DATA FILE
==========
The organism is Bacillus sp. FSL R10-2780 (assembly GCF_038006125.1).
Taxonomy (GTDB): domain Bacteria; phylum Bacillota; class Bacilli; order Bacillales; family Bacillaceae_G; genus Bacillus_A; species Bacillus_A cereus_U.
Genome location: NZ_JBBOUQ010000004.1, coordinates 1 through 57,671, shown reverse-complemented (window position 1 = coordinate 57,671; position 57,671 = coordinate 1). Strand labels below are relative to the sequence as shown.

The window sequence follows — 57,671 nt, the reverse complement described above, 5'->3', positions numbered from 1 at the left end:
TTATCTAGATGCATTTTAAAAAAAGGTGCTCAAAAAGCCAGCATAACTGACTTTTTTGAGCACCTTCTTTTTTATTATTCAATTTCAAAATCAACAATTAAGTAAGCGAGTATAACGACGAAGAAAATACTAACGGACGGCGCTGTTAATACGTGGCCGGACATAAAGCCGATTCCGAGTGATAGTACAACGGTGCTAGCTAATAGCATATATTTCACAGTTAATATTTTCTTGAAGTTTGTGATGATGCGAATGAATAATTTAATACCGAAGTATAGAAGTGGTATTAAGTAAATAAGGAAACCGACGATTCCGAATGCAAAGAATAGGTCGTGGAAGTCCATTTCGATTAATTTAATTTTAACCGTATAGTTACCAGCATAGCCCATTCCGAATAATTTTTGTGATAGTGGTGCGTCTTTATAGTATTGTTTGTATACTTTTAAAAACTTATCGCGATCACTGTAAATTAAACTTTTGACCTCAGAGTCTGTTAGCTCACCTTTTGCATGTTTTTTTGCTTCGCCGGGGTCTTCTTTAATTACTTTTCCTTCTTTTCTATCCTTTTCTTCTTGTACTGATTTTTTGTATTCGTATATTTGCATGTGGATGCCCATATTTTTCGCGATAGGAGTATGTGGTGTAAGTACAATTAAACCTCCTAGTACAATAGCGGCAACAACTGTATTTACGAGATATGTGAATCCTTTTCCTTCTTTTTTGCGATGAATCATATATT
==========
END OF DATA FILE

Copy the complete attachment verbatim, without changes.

The organism is Bacillus sp. FSL R10-2780 (assembly GCF_038006125.1).
Taxonomy (GTDB): domain Bacteria; phylum Bacillota; class Bacilli; order Bacillales; family Bacillaceae_G; genus Bacillus_A; species Bacillus_A cereus_U.
Genome location: NZ_JBBOUQ010000004.1, coordinates 1 through 57,671, shown reverse-complemented (window position 1 = coordinate 57,671; position 57,671 = coordinate 1). Strand labels below are relative to the sequence as shown.

The window sequence follows — 57,671 nt, the reverse complement described above, 5'->3', positions numbered from 1 at the left end:
TTATCTAGATGCATTTTAAAAAAAGGTGCTCAAAAAGCCAGCATAACTGACTTTTTTGAGCACCTTCTTTTTTATTATTCAATTTCAAAATCAACAATTAAGTAAGCGAGTATAACGACGAAGAAAATACTAACGGACGGCGCTGTTAATACGTGGCCGGACATAAAGCCGATTCCGAGTGATAGTACAACGGTGCTAGCTAATAGCATATATTTCACAGTTAATATTTTCTTGAAGTTTGTGATGATGCGAATGAATAATTTAATACCGAAGTATAGAAGTGGTATTAAGTAAATAAGGAAACCGACGATTCCGAATGCAAAGAATAGGTCGTGGAAGTCCATTTCGATTAATTTAATTTTAACCGTATAGTTACCAGCATAGCCCATTCCGAATAATTTTTGTGATAGTGGTGCGTCTTTATAGTATTGTTTGTATACTTTTAAAAACTTATCGCGATCACTGTAAATTAAACTTTTGACCTCAGAGTCTGTTAGCTCACCTTTTGCATGTTTTTTTGCTTCGCCGGGGTCTTCTTTAATTACTTTTCCTTCTTTTCTATCCTTTTCTTCTTGTACTGATTTTTTGTATTCGTATATTTGCATGTGGATGCCCATATTTTTCGCGATAGGAGTATGTGGTGTAAGTACAATTAAACCTCCTAGTACAATAGCGGCAACAACTGTATTTACGAGATATGTGAATCCTTTTCCTTCTTTTTTGCGATGAATCATATATT